Jan 18, 2017 The presidential and gubernatorial power of pardoning convictions and commuting prison sentences
President Obama has commuted Chelsea Manning’s (Born Bradley Manning) prison sentence from thirty-five years to seven years. Yes, prosecutors from his administration pushed for Manning’s original sentence, but at least President Obama has tempered that with this commutation.
Of course this commutation has raised the very vocal ire of such sectors as various Republican members of Congress and the Veterans of Foreign Wars. I agree with President Obama’s commutation of Manning’s sentence, applaud him for having increased the number of pardons and commutations he has issued to those convicted of federal crimes, and underline that this needs to be just the beginning. Many more people merit commutations, including the many unfairly sentenced to draconian mandatory minimum drug sentences. As to decades-long convict Leonard Peltier — an American Indian whose supporters challenge his guilty finding for the 1975 death of two FBI agents in the Pine Ridge, South Dakota shootout — if Presidents Obama and Clinton were not going to commute his sentence, one is left to wonder whether any president will do so.
As I say again and again, our overgrown criminal justice system needs to be completely overhauled and shrunk starting with legalizing prostitution, marijuana and gambling; eliminating mandatory minimum sentencing; eliminating the death penalty; and eliminating per se blood alcohol rules in DWI cases. That way, we will have a criminal justice system that is more just; that is more prone to respect by more people; that hires, trains, supervises, promotes and rewards better quality police, prosecutors, judges, jailers, and probation/parole officers; and that better helps us balance government budgets.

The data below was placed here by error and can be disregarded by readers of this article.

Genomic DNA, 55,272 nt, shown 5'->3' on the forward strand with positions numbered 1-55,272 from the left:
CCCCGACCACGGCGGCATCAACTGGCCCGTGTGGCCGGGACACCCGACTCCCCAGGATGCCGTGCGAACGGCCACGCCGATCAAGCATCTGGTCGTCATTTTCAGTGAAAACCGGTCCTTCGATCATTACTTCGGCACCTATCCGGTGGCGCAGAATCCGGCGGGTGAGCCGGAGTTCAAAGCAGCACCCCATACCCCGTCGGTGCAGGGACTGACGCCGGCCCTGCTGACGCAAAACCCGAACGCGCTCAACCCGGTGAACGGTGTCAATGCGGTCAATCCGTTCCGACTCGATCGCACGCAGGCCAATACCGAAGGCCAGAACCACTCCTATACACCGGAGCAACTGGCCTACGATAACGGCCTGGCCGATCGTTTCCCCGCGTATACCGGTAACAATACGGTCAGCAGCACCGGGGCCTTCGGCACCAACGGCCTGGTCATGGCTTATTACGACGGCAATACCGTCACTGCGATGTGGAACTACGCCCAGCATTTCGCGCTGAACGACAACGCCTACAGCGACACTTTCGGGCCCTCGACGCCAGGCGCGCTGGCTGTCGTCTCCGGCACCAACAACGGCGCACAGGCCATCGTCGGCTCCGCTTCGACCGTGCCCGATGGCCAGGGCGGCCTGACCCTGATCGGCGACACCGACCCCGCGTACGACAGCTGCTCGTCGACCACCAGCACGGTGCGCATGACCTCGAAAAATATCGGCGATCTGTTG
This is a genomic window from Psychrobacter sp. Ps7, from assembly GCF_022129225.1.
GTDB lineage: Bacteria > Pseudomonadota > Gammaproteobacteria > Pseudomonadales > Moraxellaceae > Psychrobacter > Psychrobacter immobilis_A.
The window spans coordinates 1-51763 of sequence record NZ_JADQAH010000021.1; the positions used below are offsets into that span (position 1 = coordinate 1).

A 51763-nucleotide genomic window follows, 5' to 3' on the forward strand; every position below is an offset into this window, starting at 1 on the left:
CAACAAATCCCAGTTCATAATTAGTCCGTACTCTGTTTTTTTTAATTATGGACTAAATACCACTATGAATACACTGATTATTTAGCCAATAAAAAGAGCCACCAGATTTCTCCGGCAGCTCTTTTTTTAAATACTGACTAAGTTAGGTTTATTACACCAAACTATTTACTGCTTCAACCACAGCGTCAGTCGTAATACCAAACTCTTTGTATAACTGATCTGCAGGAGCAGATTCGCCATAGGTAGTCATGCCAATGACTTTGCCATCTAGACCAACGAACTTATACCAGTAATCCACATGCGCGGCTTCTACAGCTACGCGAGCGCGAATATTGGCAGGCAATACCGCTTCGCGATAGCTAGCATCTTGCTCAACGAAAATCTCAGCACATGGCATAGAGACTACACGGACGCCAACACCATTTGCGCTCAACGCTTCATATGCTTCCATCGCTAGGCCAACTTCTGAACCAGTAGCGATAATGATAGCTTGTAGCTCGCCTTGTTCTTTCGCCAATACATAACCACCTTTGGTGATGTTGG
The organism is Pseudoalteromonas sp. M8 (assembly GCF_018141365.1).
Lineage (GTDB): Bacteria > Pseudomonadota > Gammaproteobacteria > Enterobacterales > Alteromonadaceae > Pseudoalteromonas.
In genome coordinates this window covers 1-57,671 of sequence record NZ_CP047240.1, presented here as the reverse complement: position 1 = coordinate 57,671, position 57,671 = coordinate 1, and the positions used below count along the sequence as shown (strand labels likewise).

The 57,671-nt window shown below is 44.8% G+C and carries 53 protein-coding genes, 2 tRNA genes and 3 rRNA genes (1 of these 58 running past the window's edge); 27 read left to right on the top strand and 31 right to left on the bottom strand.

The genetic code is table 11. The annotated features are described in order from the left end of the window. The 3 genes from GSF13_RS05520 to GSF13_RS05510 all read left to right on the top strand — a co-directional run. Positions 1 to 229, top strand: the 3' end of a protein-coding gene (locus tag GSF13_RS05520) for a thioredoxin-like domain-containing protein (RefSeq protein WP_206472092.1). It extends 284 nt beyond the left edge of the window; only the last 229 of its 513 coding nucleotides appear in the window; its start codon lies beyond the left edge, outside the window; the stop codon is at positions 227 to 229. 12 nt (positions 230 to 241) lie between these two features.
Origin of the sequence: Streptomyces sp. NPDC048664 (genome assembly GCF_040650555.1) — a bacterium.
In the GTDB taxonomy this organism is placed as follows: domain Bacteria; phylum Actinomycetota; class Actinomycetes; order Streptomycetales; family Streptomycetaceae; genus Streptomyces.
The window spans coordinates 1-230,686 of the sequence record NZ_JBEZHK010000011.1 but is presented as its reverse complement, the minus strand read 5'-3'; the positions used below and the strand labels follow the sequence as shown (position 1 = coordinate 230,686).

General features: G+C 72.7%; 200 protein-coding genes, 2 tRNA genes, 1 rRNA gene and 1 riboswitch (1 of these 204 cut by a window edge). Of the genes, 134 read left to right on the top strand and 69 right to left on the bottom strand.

Has President Obama increased his number of pardons and commutations now more than ever because he will face less backlash for doing so by not being Constitutionally eligible for re-election and for not having as much legislation to promote during his last twelve months in office than during his first seven years; because he has had a change of heart; or because of changes in the way his pardon/commutation office works and is treated? Regardless of the reason, may Barack Obama’s current example of many pardons and commutations positively influence Donald Trump and his White House successors, as well as governors for state-level convictions.